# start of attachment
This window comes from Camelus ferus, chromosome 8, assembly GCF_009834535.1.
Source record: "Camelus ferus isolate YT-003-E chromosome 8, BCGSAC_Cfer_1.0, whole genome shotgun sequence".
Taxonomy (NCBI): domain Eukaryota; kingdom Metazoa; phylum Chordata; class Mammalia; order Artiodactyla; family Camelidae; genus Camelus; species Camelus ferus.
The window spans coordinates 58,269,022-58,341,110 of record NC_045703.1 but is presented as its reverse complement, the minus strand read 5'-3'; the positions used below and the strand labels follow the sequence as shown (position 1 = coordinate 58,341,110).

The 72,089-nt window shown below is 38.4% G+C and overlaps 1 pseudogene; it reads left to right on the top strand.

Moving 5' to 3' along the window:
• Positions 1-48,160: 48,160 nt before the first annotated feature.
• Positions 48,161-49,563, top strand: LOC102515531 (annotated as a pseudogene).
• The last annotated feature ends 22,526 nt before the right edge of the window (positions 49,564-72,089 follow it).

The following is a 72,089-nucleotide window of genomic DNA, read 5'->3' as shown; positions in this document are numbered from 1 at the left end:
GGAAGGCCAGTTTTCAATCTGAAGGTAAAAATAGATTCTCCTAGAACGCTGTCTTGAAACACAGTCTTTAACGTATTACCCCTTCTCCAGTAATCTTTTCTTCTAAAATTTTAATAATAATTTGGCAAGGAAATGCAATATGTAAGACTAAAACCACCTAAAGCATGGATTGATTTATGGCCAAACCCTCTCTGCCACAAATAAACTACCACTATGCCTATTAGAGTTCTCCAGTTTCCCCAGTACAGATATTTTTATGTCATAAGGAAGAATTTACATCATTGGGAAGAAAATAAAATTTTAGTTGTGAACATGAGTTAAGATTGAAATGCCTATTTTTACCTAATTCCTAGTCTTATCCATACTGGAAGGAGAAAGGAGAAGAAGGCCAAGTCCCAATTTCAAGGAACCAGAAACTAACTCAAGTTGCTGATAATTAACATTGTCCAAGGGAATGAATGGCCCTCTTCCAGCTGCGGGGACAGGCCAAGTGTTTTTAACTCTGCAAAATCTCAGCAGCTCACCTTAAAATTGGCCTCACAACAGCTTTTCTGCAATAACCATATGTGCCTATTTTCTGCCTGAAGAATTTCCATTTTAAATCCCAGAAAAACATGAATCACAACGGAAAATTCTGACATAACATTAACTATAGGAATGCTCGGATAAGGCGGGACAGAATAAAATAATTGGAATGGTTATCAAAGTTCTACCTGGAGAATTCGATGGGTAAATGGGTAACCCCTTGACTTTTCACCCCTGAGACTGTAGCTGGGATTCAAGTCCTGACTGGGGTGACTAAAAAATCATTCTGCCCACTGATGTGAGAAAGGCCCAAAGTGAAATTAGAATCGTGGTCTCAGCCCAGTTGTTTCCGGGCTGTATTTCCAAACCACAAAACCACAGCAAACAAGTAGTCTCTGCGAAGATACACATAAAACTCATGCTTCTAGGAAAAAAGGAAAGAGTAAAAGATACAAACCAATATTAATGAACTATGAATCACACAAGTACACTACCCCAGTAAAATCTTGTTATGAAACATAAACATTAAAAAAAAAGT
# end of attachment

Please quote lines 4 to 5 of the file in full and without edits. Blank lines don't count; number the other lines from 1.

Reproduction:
The window spans coordinates 58,269,022-58,341,110 of record NC_045703.1 but is presented as its reverse complement, the minus strand read 5'-3'; the positions used below and the strand labels follow the sequence as shown (position 1 = coordinate 58,341,110).

The 72,089-nt window shown below is 38.4% G+C and overlaps 1 pseudogene; it reads left to right on the top strand.